A 55-year-old man (167 cm, 93 kg), scheduled to undergo LRLT for hepatitis B associated ESLD (Child-Turcotte-Pugh score 9, MELD 15), was decompensated with ascites and oesophageal variceal bleed. CAD was diagnosed when he had an episode of myocardial infarction 7 months ago. Subsequently, he underwent percutaneous intervention (PCI). Drug eluting stent was placed in LAD and bare metal stents were placed in D 1 and D 2 artery. He was on aspirin and clopidogrel (75 mg each). He remained asymptomatic subsequently. He also had hypertension and diabetes mellitus. Aspirin was stopped 2 months later in the view of repeated malaena. Preoperative echocardiogram showed EF of 42% with no pulmonary hypertension. During exercise stress echocardiogram, he achieved 90% of target HR but EF reduced from 42% to 35% and the mid-anterior septum and distal-inferior wall became akinetic. He became breathless 6 minutes after exercise and his functional capacity was rated good (METs-7, NYHA class II). Preoperative angiography revealed patent stent in LAD, blocked stent in D 1 and D 2 artery . Left circumflex artery was 10% blocked, while right coronary artery was 40% blocked. No further intervention was deemed necessary by cardiologist. The patient was on bisoprolol, torsemide, atorvastatin, clopidogrel and insulin. Clopidogrel was stopped 1 week prior to surgery and enoxaparin 60 mg OD was started. Airway examination was normal. Preoperative laboratory reports are summarized in [Table 1].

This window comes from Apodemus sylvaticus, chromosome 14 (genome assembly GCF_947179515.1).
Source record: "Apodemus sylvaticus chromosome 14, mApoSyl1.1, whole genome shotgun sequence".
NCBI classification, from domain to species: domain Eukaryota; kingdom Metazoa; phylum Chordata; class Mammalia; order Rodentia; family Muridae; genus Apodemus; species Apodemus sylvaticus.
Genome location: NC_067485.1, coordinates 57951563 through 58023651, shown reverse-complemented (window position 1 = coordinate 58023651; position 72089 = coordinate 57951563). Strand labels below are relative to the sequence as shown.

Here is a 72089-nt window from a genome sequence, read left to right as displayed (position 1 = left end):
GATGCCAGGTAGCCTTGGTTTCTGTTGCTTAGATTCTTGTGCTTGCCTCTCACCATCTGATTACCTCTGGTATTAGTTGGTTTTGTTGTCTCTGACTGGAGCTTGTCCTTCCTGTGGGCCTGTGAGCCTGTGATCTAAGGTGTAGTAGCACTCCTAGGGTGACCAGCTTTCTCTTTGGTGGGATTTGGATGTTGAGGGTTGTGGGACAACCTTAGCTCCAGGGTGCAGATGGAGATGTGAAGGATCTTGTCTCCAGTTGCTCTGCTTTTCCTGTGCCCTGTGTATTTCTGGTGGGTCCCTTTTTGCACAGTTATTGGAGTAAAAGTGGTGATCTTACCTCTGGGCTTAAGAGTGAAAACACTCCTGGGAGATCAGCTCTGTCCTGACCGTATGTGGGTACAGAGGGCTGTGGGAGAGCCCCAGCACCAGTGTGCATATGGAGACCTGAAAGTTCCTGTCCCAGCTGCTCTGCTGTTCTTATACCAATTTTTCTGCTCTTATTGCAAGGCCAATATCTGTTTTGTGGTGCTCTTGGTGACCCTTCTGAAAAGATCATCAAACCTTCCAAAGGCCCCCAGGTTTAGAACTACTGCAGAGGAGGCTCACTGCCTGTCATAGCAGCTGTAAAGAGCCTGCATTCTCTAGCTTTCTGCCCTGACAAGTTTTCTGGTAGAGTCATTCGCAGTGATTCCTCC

Enoxaparin was stopped 12 hours prior to surgery and bisoprolol was continued. Anaesthesia was induced with fentanyl 300 mcg, thiopentone 175 mg and intubation of trachea was facilitated with rocuronium 100 mg. Anaesthesia was maintained with 1-1.5% isoflurane in air/oxygen and fentanyl at 3 mcg/kg/h. Intraoperative monitoring and goals were same as in case 1. In addition, defibrillator pads were applied on chest. A 6 Fr sheath introducer was placed into left femoral artery for emergent establishment of intra-aortic balloon pump; however, the requirement did not arise.